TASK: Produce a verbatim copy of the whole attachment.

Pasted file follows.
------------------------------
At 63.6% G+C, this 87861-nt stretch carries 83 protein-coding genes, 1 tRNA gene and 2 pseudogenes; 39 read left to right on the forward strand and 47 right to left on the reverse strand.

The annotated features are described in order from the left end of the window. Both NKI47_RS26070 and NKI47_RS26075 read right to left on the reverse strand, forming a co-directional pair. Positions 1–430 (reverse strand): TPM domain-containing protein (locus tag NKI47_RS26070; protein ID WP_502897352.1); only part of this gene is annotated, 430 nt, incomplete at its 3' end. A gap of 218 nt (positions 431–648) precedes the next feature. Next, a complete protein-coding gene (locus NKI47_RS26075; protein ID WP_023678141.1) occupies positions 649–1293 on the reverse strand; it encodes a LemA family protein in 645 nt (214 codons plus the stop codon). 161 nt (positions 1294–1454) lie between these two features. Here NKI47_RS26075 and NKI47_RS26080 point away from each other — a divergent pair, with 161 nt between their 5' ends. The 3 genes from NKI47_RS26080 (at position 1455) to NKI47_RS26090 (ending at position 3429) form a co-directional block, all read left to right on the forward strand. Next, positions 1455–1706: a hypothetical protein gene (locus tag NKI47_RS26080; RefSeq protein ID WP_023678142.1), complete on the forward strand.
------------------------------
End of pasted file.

At 63.6% G+C, this 87861-nt stretch carries 83 protein-coding genes, 1 tRNA gene and 2 pseudogenes; 39 read left to right on the forward strand and 47 right to left on the reverse strand.

The annotated features are described in order from the left end of the window. Both NKI47_RS26070 and NKI47_RS26075 read right to left on the reverse strand, forming a co-directional pair. Positions 1–430 (reverse strand): TPM domain-containing protein (locus tag NKI47_RS26070; protein ID WP_502897352.1); only part of this gene is annotated, 430 nt, incomplete at its 3' end. A gap of 218 nt (positions 431–648) precedes the next feature. Next, a complete protein-coding gene (locus NKI47_RS26075; protein ID WP_023678141.1) occupies positions 649–1293 on the reverse strand; it encodes a LemA family protein in 645 nt (214 codons plus the stop codon). 161 nt (positions 1294–1454) lie between these two features. Here NKI47_RS26075 and NKI47_RS26080 point away from each other — a divergent pair, with 161 nt between their 5' ends. The 3 genes from NKI47_RS26080 (at position 1455) to NKI47_RS26090 (ending at position 3429) form a co-directional block, all read left to right on the forward strand. Next, positions 1455–1706: a hypothetical protein gene (locus tag NKI47_RS26080; RefSeq protein ID WP_023678142.1), complete on the forward strand.